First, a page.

Hydrothermal Zoning in the Copper-Molybdenum System Beneath Red Cone Peak, Colorado
Creators:McCudden, Corey B.
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Publisher:The Ohio State University
Series/Report no.:The Ohio State University. College of Mathematical and Physical Sciences Undergraduate Research Forum. 2006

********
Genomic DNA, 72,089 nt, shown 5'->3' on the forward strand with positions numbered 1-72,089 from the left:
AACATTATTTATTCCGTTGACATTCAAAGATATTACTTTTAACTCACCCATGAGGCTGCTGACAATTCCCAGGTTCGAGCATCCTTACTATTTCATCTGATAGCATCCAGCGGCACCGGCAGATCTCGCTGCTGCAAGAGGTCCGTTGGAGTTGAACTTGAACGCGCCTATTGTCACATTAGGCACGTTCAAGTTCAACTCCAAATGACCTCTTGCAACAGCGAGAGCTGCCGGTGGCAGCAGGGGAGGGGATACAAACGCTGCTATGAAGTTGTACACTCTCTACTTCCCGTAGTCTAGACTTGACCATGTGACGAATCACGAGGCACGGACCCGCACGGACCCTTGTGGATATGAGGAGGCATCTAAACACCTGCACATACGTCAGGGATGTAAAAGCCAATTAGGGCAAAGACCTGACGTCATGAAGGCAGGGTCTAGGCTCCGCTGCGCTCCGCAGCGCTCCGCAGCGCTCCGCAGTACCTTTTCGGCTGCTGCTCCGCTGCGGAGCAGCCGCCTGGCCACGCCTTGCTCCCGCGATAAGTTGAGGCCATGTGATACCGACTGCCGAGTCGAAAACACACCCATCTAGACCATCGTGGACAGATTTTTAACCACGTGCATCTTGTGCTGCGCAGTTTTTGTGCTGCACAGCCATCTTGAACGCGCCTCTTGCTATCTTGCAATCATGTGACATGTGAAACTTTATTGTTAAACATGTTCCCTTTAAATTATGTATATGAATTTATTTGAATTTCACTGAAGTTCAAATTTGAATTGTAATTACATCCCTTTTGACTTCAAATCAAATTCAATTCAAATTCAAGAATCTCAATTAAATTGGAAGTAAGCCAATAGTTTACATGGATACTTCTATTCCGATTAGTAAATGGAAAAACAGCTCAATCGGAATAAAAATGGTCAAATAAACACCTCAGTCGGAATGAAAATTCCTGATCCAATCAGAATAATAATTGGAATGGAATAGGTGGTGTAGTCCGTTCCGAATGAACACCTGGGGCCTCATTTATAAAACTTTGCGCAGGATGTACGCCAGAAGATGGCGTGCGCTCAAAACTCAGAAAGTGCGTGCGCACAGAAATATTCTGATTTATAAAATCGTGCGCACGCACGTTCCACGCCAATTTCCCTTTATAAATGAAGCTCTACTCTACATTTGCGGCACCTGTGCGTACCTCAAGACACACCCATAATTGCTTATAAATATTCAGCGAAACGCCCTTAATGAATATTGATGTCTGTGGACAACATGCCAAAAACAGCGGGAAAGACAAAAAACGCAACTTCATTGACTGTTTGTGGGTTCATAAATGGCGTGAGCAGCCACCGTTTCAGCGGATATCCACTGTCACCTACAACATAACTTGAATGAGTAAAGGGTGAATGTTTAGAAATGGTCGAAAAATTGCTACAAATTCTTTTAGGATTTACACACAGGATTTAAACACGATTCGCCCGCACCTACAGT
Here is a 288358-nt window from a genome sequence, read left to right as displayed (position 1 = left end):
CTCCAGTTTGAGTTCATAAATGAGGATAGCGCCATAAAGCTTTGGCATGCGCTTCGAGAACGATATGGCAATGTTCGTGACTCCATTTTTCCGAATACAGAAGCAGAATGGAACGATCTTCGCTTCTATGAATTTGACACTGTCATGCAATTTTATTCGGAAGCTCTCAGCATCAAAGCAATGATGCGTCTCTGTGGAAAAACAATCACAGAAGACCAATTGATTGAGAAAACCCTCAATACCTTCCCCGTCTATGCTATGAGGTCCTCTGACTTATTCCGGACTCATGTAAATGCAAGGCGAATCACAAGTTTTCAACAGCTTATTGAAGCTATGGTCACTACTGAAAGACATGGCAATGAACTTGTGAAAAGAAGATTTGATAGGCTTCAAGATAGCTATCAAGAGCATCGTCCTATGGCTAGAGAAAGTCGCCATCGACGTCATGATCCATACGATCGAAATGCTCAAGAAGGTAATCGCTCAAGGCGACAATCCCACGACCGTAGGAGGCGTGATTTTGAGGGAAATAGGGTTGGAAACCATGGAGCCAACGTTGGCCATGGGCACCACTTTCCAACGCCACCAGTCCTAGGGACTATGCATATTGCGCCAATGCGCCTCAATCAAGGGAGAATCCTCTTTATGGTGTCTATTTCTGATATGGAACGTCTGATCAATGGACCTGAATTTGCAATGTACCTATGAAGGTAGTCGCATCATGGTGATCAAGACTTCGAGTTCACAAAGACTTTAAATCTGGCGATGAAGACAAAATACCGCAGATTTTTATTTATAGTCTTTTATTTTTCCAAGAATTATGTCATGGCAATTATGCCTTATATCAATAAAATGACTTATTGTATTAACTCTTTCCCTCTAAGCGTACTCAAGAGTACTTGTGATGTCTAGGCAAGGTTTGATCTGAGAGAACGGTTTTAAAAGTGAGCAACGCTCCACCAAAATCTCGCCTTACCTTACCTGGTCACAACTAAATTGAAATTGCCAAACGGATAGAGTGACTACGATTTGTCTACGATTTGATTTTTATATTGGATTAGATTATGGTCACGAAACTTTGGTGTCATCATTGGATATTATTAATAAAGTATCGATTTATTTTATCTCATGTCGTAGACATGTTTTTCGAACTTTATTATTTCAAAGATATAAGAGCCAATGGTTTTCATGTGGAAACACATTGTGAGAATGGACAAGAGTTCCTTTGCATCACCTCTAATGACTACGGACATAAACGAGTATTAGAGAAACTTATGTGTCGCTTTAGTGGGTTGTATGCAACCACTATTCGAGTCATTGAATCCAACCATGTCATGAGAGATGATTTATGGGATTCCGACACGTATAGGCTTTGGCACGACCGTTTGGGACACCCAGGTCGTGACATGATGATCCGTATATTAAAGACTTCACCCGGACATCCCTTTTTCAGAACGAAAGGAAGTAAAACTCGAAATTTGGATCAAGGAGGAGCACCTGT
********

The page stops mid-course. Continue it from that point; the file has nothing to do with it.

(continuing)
Red Cone Peak lies one mile south of the Continental Divide, about 50 miles southwest of Denver, Colorado, and five miles south of the town of Montezuma. The Red Cone igneous complex is within the Colorado Mineral Belt, a zone of igneous bodies and associated hydrothermal activity that crosses the mountainous part of the state from southwest to northeast. Mineralization within the Mineral Belt probably resulted from igneous activity that accompanied eastward-directed subduction of the Farallon Plate below North America as the Rocky Mountains formed. This research addresses a fundamental question: was there an early copper-rich event in the Mineral Belt that has gone unrecognized, and which may be related genetically to the well known molybdenum event that to date has characterized large-scale mineralization in the Belt? The Red Cone complex intruded from 42 to 38 million years ago, which was 5 to 10 million years before world-class molybdenum deposits at Climax (25 km to the southwest) and Henderson (20 km to the northeast). The timing of emplacement of the Red Cone complex, and the characteristics of the hydrothermal mineralization could put it in a category that is unique from the surrounding deposits. Samples from a 2000 foot drill core at Webster Pass, about 1.0km west of Red Cone Peak, will be used to characterize the lateral extent of the hydrothermal mineralization, and the presence of vertical zoning within the Red Cone complex. Rocks in the vicinity have been pervasively mineralized with pyrite, and polished thin sections have been made from samples collected at nine locations down the core. Copper and other trace elements (including molybdenum and gold) will be analyzed for using multi-element EDAX and electron microprobe techniques. The analysis will focus on individual pyrite grains, and these data will document variations in the trace element compositions of pyrite with depth into the igneous and hydrothermal system. Studies have shown that the Red Cone complex displays characteristics of a large porphyry-type metal system. The Climax and Henderson deposits have been well documented and are currently being mined. These bodies are two of the richest molybdenum deposits in the world, and they provide clues to understanding the emplacement and zoning of the rocks at Webster Pass. Results from the present study will provide a better understanding of the Red Cone system and a more complete picture of mineralization in this part of the Colorado Mineral Belt, which formed as the Rocky Mountains uplifted and western North America evolved over the past 70 million years.
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